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Researchers Claim New Algorithm Will Prevent a Robot Apocalypse

As we watch robots, autonomous vehicles, artificial intelligence machines and the like slowly (and sometimes rapidly) permeate our world, it’s not hard to imagine them going from permeating to taking over. Reaching that point, even those who don’t watch sci-fi movies can see the possibility of rogue robots and AI machines using computer logic to eliminate the one thing that could stop their takeover – humans – and initiating a robot apocalypse. Fortunately, some computer scientists in California have developed an algorithm that trains robots to always avoid the bad, human-elimination decisions and stay on the path of good, obedient servitude instead. How well do you think this will work?

“We want to advance AI that respects the values of its human users and justifies the trust we place in autonomous systems.”

In a Stanford University press release announcing the publication in the journal Science of the paper “Preventing undesirable behavior of intelligent machines,” Emma Brunskill, an assistant professor of computer science at Stanford and senior author of the paper, illustrates the alleged noble goal of robot and AI developers – making them tools for the good of humankind – and describes the algorithm she and her colleagues have designed to accomplish – and hopefully guarantee – that goal.

“We show how the designers of machine learning algorithms can make it easier for people who want to build AI into their products and services to describe unwanted outcomes or behaviors that the AI system will avoid with high-probability.”

The idea is to describe bad decisions and behaviors mathematically. While “don’t do this or the patient will die” decisions are easy to describe, behaviors such as gender bias – a line AI is crossing as it’s used more and more to evaluate employment or school applications – requires a sense of fairness that is obviously much harder to define mathematically. The Stanford researchers modified the algorithm in a program designed to predict the future grade point averages of students and it learned to avoid bias toward one gender. While “fairness” is much more vague than “life or death,” the researchers believe it can – and should – be built into all AI using their algorithm.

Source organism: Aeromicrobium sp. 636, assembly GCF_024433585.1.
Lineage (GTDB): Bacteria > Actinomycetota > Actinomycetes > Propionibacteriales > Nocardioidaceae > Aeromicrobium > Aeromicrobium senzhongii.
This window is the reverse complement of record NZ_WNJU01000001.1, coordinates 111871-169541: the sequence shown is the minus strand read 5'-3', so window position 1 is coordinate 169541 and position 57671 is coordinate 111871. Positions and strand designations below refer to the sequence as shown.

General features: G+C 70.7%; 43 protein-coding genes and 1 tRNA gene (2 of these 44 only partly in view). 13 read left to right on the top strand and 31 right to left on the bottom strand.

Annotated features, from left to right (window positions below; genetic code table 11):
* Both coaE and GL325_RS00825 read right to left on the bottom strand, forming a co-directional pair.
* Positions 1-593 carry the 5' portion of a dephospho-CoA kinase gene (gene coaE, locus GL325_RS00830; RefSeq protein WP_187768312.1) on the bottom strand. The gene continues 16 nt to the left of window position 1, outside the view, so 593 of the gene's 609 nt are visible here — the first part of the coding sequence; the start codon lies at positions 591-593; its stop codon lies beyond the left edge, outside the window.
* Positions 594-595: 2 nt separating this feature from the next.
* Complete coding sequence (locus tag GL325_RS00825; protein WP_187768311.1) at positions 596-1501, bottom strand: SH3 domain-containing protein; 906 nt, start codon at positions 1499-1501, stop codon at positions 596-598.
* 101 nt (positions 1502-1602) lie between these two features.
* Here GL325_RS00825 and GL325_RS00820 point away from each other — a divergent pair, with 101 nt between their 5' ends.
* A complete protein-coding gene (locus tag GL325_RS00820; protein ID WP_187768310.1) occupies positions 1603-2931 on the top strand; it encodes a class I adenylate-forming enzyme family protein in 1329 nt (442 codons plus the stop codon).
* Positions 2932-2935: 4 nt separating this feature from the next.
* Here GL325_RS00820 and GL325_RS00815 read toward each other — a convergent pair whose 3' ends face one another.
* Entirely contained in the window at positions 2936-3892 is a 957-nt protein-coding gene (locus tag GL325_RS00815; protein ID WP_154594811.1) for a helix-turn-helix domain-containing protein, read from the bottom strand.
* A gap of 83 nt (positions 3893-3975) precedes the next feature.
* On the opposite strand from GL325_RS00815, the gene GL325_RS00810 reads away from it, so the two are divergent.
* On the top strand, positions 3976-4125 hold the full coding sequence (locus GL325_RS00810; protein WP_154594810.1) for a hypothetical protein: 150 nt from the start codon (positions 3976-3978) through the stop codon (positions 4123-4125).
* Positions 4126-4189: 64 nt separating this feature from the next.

Does all of this sound familiar? The paper refers to this solution as a “Seldonian algorithm” and fans of Isaac Asimov will recognize that obvious reference to Hari Seldon, the mathematics professor at Streeling University on the planet Trantor in Asimov’s “Foundation” sci-fi series. Seldon developed psychohistory, an algorithmic science that allowed him to predict the future in probabilistic terms. It worked for Hari Seldon … will it work for us?

“Given the recent rise of real-world ML applications and the corresponding surge of potential harm that they could cause, it is imperative that ML algorithms provide their users with an effective means for controlling behavior. To this end, we have proposed a framework for designing ML algorithms and shown how it can be used to construct algorithms that provide their users with the ability to easily (that is, without requiring additional data analysis) place limits on the probability that the algorithm will produce any specified undesirable behavior.”

Why do humans want us to avoid bad behavior when bad behavior is so much fun?

In the paper’s conclusion on using machine learning (ML) algorithms to change robot behavior, that nasty word “probability” pops up. The algorithm is not a 100% guarantee of robot apocalypse prevention and even if it were, it depends on humans using it in all applications. Just as it’s easy to imagine a robot apocalypse, it’s easy to imagine it being caused by unscrupulous businesses leaving the “bad behavior prevention algorithm” out to cut costs or make more profits.

Are we doomed?

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Paul Seaburn is the editor at Mysterious Universe and its most prolific writer. He’s written for TV shows such as "The Tonight Show", "Politically Incorrect" and an award-winning children’s program. He's been published in “The New York Times" and "Huffington Post” and has co-authored numerous collections of trivia, puzzles and humor. His “What in the World!” podcast is a fun look at the latest weird and paranormal news, strange sports stories and odd trivia. Paul likes to add a bit of humor to each MU post he crafts. After all, the mysterious doesn't always have to be serious.
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